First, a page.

Fasting does not have to be water alone. You can drink unsweetened coffee or tea. You can also have some broth. When you are feeling bad on a fast— or even on starting a ketogenic diet like Atkins induction— drinking a cup of broth can help. Part of that is the salt in most broths. If you make your own bone broth, be sure to add an appropriate amount of salt. I add 1/4 to 1/2 teaspoon to a cup of bone broth.

Dr. Fung, in the fasting book, allows you to put a small amount of cream or oil in your coffee or tea. Kind of like bulletproof coffee, but with smaller amounts. You are allowed this once in every fasting day. This makes it less than a total fast, but some people really need this mini-bulletproof coffee or tea in order to make it through fasting, at least the first few times. It means you have to have coffee, tea and cream and/or oil in the house if you are starting a fast, also broth— either homemade bone broth, or the less-ideal commercial bouillon cubes or powder.

You also need to have the right foods in your house for a ketogenic friendly meal. I am in less than ideal health, and find that sometimes I just don’t have enough energy when the time comes to break the fast to cook a full ketogenic meal. I need to have some things that are easy to prepare or can be made ahead of time.

Right now, I’m making a lot of the chocolate milk recipe from Dana Carpender’s Fat Fast Cookbook (page 76). The original recipe calls for using canned full-fat coconut milk. I usually sub a little heavy whipping cream for some of the coconut milk, since I do eat dairy. But last time I used coconut milk alone and it was still good enough.

I also like to have cold cuts and cheese slices (not the wrapped-in-plastic American cheese) so I can make roll-ups— an easy low-carb answer to sandwiches. I always have cans of tuna in the house. I get the kind with olive oil as that is healthier.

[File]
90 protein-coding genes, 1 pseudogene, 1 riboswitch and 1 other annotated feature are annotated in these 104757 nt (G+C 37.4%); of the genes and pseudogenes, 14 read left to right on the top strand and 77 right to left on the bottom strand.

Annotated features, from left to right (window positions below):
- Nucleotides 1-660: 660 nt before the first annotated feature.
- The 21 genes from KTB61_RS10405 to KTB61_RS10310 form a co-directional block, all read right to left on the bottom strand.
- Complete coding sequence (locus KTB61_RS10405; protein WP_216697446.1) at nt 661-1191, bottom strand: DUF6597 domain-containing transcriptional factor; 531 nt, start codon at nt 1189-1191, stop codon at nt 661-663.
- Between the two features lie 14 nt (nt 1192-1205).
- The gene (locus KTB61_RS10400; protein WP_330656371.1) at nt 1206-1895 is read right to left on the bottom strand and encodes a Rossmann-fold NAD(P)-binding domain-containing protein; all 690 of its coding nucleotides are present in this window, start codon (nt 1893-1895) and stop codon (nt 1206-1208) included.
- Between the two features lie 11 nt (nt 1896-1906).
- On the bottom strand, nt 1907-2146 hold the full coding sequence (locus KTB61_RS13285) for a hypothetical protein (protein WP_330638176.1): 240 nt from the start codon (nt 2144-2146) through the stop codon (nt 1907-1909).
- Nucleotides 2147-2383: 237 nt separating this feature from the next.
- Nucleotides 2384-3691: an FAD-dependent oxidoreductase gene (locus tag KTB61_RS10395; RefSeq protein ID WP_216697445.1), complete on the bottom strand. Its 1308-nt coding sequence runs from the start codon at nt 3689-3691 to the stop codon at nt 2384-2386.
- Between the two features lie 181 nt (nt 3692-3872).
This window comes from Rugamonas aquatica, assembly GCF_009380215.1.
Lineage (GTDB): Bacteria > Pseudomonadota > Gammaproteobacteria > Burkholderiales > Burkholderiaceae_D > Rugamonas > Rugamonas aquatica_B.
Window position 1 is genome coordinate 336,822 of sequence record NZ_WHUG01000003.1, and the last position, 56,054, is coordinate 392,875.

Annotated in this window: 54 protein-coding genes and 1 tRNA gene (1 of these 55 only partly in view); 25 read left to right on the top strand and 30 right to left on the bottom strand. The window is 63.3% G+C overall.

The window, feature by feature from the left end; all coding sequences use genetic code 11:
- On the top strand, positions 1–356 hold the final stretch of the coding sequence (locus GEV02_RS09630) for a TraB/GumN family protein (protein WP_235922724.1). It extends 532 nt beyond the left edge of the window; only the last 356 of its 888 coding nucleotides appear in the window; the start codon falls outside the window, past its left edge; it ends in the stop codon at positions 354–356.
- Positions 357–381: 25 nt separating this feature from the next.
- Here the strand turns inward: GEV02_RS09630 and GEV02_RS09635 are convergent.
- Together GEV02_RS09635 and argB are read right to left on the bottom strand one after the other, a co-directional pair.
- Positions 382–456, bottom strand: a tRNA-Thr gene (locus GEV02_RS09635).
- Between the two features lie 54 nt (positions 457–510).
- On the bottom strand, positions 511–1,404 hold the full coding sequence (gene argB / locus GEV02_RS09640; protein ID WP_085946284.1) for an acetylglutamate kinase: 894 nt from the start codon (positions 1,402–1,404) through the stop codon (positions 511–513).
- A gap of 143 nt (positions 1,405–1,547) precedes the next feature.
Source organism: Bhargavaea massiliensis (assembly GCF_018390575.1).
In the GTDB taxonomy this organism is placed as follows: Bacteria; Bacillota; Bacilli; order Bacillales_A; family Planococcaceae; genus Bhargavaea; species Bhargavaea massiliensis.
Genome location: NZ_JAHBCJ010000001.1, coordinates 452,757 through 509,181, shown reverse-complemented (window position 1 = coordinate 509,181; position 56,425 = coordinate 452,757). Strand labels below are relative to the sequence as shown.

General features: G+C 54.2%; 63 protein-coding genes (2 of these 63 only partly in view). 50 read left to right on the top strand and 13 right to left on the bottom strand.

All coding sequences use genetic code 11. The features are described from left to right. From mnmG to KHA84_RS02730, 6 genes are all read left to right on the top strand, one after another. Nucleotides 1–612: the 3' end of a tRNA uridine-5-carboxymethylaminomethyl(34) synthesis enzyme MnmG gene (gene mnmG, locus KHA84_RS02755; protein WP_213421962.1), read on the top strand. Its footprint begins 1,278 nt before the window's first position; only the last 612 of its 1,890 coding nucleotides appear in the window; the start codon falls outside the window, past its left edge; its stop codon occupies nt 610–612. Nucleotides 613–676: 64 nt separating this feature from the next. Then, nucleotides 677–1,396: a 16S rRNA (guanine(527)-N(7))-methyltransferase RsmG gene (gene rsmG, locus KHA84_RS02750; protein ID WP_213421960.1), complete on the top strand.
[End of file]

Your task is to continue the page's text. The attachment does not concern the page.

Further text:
My hope is to be well enough prepared to be able to eat ketogenic even when I’m tired or don’t feel like a lot of cooking. Last year I was sick for over a month and didn’t have any appetite— which was good because I couldn’t get out to the stores regularly and I couldn’t get people to drive me very often. I lost a lot of weight, but when my appetite started coming back I started buying bread and making myself sandwiches— which was a hard habit to kick.


My current fasting experience:

I’m trying to do Intermittent Fasting daily until at least 11am. I need to work more on quitting eating at a regular hour— I currently stop eating some time between 5pm and 8pm. Later eating gives me bad morning blood sugar. I tried a 24 hour fast one day when I had bad morning blood sugar. I went 26 hours, felt OK, and my blood sugar went down to a much more normal level. (I might point out that I am no longer on any blood sugar medications, which is why I don’t mention doctor visits before the fast to adjust meds.)

 

Do I really need to learn Chinese to write this character? & Celebrate

Right now I am occupied with outlining a science fiction novel, Tiberius Base. I’ve written some 51 pages, by hand, in a composition book. I’m following the instructions in K. M. Weiland’s Outlining your Novel Workbook, and so far it has been useful in developing characters, particularly the main character, a junior administrator at a starbase-under-construction, Ping Yuan.